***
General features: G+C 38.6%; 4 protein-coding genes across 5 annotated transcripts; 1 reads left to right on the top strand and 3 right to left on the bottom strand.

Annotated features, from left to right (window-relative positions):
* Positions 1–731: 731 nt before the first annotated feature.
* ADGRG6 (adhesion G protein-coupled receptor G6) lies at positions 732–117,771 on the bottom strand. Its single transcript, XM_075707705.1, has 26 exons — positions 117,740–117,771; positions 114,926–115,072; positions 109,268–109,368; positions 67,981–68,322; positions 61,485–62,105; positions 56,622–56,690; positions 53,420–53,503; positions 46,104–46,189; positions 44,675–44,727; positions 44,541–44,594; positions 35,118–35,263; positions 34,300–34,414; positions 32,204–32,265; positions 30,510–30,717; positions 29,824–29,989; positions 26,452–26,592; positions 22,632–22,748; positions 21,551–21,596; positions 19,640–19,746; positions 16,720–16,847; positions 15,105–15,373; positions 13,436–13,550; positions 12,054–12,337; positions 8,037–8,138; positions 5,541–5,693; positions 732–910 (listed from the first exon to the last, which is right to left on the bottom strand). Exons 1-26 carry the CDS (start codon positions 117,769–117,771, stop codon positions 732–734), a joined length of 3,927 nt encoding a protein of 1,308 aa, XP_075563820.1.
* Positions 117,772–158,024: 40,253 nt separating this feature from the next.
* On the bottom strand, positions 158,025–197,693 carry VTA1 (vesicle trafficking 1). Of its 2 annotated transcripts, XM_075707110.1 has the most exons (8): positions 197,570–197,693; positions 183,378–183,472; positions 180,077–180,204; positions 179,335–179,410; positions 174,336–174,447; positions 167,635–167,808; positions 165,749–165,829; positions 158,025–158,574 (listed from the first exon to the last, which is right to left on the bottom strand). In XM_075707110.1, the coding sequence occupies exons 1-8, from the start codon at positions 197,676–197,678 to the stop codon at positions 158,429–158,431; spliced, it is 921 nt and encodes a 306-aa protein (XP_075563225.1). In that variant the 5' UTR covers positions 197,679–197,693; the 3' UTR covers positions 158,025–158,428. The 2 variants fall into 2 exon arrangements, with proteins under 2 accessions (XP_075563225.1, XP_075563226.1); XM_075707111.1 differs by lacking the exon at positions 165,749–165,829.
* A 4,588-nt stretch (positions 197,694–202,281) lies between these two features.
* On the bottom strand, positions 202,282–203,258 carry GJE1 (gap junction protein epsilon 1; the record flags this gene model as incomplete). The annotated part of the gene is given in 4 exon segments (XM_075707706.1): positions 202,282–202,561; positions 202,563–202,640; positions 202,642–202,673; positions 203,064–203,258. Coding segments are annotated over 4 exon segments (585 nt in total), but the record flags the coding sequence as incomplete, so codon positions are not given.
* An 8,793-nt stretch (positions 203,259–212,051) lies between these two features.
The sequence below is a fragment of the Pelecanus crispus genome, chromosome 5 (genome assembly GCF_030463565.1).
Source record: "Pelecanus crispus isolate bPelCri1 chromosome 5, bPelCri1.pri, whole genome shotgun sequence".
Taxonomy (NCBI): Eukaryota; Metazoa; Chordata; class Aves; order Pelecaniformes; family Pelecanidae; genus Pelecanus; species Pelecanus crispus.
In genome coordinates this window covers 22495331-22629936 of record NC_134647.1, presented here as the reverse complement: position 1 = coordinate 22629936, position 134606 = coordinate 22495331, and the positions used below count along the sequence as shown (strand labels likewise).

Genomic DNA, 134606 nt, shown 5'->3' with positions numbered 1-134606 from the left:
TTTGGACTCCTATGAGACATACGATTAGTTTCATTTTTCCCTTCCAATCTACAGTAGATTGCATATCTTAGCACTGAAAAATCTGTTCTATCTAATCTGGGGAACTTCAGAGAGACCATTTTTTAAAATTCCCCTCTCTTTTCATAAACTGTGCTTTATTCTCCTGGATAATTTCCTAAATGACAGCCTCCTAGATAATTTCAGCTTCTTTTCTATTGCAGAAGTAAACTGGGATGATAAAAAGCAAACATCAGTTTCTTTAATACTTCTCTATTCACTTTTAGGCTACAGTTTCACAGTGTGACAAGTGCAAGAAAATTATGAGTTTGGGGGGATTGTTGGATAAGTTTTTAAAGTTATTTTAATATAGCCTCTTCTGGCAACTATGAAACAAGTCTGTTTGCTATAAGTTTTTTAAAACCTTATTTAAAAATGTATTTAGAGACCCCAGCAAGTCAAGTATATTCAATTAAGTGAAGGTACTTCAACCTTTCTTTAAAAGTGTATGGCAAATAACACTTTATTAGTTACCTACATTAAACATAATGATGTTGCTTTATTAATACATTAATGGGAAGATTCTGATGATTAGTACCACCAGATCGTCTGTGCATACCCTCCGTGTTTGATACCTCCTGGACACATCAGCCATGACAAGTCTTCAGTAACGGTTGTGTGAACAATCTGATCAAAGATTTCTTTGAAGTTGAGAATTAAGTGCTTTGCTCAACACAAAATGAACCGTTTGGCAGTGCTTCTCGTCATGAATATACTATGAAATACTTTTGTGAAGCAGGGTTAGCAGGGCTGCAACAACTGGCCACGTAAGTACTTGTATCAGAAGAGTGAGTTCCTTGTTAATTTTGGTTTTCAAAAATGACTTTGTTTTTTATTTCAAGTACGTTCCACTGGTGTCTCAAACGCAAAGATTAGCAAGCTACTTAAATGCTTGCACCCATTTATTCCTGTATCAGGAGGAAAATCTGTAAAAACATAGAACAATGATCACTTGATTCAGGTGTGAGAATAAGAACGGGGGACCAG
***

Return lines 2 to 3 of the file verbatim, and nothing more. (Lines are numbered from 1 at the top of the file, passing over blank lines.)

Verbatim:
Annotated features, from left to right (window-relative positions):
* Positions 1–731: 731 nt before the first annotated feature.